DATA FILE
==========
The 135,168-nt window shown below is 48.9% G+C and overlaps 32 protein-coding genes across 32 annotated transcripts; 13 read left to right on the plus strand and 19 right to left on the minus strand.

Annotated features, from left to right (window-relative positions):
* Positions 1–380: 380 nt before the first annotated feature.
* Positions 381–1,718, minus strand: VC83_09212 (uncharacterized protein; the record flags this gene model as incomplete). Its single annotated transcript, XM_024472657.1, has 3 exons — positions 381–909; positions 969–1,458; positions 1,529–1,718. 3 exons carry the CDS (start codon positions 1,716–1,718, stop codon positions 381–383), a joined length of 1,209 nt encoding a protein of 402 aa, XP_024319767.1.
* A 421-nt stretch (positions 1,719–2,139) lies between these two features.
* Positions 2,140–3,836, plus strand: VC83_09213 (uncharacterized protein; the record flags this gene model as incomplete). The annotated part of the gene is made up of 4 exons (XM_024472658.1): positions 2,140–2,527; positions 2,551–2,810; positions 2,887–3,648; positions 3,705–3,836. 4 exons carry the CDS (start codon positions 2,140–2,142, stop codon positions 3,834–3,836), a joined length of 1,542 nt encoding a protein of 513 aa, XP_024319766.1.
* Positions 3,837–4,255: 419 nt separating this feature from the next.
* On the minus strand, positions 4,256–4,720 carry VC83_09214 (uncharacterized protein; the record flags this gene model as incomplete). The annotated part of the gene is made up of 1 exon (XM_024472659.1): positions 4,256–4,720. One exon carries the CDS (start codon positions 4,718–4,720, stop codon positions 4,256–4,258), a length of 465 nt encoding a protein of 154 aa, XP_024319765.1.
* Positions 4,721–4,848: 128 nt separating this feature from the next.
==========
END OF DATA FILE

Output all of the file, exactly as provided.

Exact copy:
The 135,168-nt window shown below is 48.9% G+C and overlaps 32 protein-coding genes across 32 annotated transcripts; 13 read left to right on the plus strand and 19 right to left on the minus strand.

Annotated features, from left to right (window-relative positions):
* Positions 1–380: 380 nt before the first annotated feature.
* Positions 381–1,718, minus strand: VC83_09212 (uncharacterized protein; the record flags this gene model as incomplete). Its single annotated transcript, XM_024472657.1, has 3 exons — positions 381–909; positions 969–1,458; positions 1,529–1,718. 3 exons carry the CDS (start codon positions 1,716–1,718, stop codon positions 381–383), a joined length of 1,209 nt encoding a protein of 402 aa, XP_024319767.1.
* A 421-nt stretch (positions 1,719–2,139) lies between these two features.
* Positions 2,140–3,836, plus strand: VC83_09213 (uncharacterized protein; the record flags this gene model as incomplete). The annotated part of the gene is made up of 4 exons (XM_024472658.1): positions 2,140–2,527; positions 2,551–2,810; positions 2,887–3,648; positions 3,705–3,836. 4 exons carry the CDS (start codon positions 2,140–2,142, stop codon positions 3,834–3,836), a joined length of 1,542 nt encoding a protein of 513 aa, XP_024319766.1.
* Positions 3,837–4,255: 419 nt separating this feature from the next.
* On the minus strand, positions 4,256–4,720 carry VC83_09214 (uncharacterized protein; the record flags this gene model as incomplete). The annotated part of the gene is made up of 1 exon (XM_024472659.1): positions 4,256–4,720. One exon carries the CDS (start codon positions 4,718–4,720, stop codon positions 4,256–4,258), a length of 465 nt encoding a protein of 154 aa, XP_024319765.1.
* Positions 4,721–4,848: 128 nt separating this feature from the next.